How to Manage Your Summer Spending

Tips for budgeting, saving money, and the art of being thrifty this summer

Along with summer comes longer and (much) warmer days, usually filled with destination holidays, back-to-back BBQs, and picnics in the park. However, with the cost of living steadily on the rise, we recognise that this summer might not be feeling as bright as most. Although the words ‘saving money’ and ‘summer’ don’t exactly roll off the tongue quite as easily as ‘gin’ and ‘tonic’, it certainly is a necessary concept worth exploring. Luckily, with just a bit of planning, saving, and budgeting, a fun and financially sustainable summer holiday can still be achievable.


One of the oldest and most efficient ways of saving money is by planning. It’s amazing how much money you can save simply by planning ahead, rather than spending money spontaneously. Before you can start budgeting for your summer, it’s helpful to have a plan of action in place. This plan can include prioritising the things you’re looking forward to most, be it a holiday, social events, festivals and entertainment, a membership at your local swimming pool, shopping, etc. Once you have a plan, not only can you create your budget and start saving accordingly, but you can also take your time to research better deals.


The idea of setting a summer budget is much worse than the actuality of doing it, promise. There are also tons of free online budget templates to use to make it even easier. Taking time out to set a budget is one of the most financially empowering things you can do because it allows you to be in full control of how and where your money goes. Once you have a plan, and you’ve budgeted for your non-negotiables like rent/mortgage and bills, you can start allocating the rest of your money to the variables in order of your list of priorities. This way, it’s easier to recognise where the potential for saving might be.


With the ultimate goal of saving in mind, you can really start to get creative with the ways in which you put your pennies aside. Start with the stock standard methods of buying fewer take-away coffees, taking packed lunches to work, cycling rather than driving, and swapping to slightly cheaper alternatives in the grocery store. Then consider the less obvious methods like selling your unwanted clothes on Vinted or cancelling some of your paid for telly, streaming and mobile phone subscriptions - there are always ways to pinch some pounds.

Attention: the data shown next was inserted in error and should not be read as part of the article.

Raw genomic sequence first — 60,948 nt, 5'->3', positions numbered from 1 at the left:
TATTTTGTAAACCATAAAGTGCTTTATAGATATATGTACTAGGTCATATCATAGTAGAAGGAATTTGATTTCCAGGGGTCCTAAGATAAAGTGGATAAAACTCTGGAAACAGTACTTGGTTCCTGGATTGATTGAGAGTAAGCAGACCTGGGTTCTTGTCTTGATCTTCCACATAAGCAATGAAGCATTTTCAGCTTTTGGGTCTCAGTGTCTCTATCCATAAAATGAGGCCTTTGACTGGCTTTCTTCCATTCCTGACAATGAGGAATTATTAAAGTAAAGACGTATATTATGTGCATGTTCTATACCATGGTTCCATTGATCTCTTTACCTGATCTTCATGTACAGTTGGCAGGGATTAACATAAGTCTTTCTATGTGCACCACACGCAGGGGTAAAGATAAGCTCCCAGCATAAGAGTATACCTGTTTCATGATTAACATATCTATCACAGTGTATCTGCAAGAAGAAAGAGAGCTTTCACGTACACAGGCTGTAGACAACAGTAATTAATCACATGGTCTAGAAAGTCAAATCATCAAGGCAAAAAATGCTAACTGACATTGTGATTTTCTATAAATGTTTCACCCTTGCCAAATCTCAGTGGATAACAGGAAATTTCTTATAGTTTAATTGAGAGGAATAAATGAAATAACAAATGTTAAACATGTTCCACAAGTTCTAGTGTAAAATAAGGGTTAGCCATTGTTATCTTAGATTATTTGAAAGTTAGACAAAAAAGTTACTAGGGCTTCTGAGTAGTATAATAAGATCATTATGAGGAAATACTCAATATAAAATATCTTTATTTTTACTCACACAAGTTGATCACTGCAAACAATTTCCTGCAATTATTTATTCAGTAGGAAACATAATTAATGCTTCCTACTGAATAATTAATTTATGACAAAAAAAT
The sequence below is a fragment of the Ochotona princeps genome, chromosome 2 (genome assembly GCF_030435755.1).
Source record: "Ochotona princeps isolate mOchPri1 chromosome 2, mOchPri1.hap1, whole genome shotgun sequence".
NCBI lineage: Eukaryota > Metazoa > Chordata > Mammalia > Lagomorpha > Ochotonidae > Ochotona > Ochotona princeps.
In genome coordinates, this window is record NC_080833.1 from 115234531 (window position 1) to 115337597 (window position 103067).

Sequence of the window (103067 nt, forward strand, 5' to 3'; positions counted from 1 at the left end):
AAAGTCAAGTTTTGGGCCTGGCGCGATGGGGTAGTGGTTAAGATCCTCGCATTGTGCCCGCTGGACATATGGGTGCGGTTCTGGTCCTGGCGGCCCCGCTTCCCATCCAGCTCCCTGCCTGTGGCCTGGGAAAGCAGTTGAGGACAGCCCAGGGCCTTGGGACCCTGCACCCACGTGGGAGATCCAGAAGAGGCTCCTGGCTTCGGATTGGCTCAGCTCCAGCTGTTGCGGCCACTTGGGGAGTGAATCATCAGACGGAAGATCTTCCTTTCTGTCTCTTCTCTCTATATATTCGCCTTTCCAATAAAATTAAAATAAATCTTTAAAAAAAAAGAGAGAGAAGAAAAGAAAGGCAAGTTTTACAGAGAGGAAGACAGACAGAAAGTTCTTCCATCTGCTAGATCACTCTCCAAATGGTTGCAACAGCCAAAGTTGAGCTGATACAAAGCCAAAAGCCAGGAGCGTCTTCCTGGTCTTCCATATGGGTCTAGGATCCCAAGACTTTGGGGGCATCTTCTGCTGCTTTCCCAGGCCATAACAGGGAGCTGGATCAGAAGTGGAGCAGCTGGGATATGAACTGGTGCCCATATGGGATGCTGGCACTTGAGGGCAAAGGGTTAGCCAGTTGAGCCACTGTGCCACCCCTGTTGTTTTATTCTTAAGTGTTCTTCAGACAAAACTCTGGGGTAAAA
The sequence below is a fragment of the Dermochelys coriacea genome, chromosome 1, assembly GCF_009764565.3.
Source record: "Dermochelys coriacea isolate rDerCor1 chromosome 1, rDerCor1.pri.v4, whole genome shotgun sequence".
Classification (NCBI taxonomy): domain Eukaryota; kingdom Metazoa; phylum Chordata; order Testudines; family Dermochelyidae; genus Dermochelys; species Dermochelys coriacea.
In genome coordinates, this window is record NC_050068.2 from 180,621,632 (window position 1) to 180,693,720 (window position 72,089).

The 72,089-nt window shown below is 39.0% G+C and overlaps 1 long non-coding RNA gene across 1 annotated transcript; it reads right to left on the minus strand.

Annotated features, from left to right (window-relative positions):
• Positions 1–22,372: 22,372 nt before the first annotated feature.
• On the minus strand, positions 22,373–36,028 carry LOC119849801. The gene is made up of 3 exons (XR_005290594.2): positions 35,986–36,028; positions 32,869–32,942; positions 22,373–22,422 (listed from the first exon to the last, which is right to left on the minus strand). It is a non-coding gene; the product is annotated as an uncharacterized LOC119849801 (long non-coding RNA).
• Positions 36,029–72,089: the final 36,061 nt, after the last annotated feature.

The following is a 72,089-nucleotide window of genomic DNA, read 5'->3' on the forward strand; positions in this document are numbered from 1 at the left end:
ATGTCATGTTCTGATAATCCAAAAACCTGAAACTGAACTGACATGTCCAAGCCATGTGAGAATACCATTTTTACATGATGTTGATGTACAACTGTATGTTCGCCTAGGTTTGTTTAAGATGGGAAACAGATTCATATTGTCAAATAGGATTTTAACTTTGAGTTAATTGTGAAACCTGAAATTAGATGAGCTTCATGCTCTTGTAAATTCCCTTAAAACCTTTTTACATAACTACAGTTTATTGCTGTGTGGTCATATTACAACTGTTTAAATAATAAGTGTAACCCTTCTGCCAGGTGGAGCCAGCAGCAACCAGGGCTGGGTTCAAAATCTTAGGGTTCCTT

Here are 7 possible ways to save that you might not have thought of yet:

  • Ditch, or pause, your gym contract while the weather is good and embrace the great outdoors! There are loads of outdoor gyms, streets, parks and tracks for you to use, and the best part is that they’re free!
  • Run your appliances at night – outside of high usage hours – and save on electricity if you’re on an Economy 7 or Economy 10 tariff. You can also forego the tumble dryer and hang your laundry outside.
  • Plan a fun staycation somewhere closer to home rather than jetting off. There are tons of lovely camping sites and Airbnbs dotted around the country just waiting for you to enjoy. The best part of this plan is that your pets may be able to join you! (Which also saves on boarding fees).
  • If you are jetting off, plan in advance so that you can nab cheaper tickets. Also, pick a destination where sterling is stronger than the local currency and try to find ‘breakfast included’ deals – or even better, a place with its own kitchen.
  • If you’ve already booked a holiday and are looking for ways to make it more cost-friendly, consider; planning your meals in advance to avoid ‘tourist trap’ prices, explore attractions that don’t cost any money, (free museums and monuments) and embrace a leisurely ‘free Wi-Fi only’ life by skipping international phone plans.
  • Work remotely? Save on A/C or other cooling appliance costs by finding a local ‘cool zone’ café to work from. What you spend on a coffee or a sandwich will outweigh what you’d spend on A/C.
  • Cook outside as much as possible. Not only will you save by using gas or fire, you’ll also avoid heating up your kitchen/indoors and having to switch on the fan again.

The Art of Being Thrifty

For some, being thrifty is innate. For others, it’s an art worth learning if you’re serious about saving. Being thrifty means making the most of all available opportunities to save. This includes:

  • Hunting for end of season sales (across all departments)
  • Rather than online or high street shopping, explore charity shops and second-hand stores in your area for quality bargains
  • Use money-saving grocery Apps to earn points and save on in-store deals
  • Where possible, buy in bulk
  • Check what company benefits you have and use what’s applicable
  • Repurpose, fix, and/or upcycle before replacing with new
  • If possible, start a side hustle for an alternative stream of income (think Rover, UpWork, or SpareRoom, etc.)
  • DIY – discover what services you can manage to do yourself, or can teach yourself to do via YouTube, rather than pay someone else to do it. Or set up a skills-swap and barter your to-do lists!
  • Go reusable – washable makeup-remover cloths can save you money on expensive wipes. The same goes for reusable cups, coffee filters and grocery bags. It’s good for your pocket and the planet!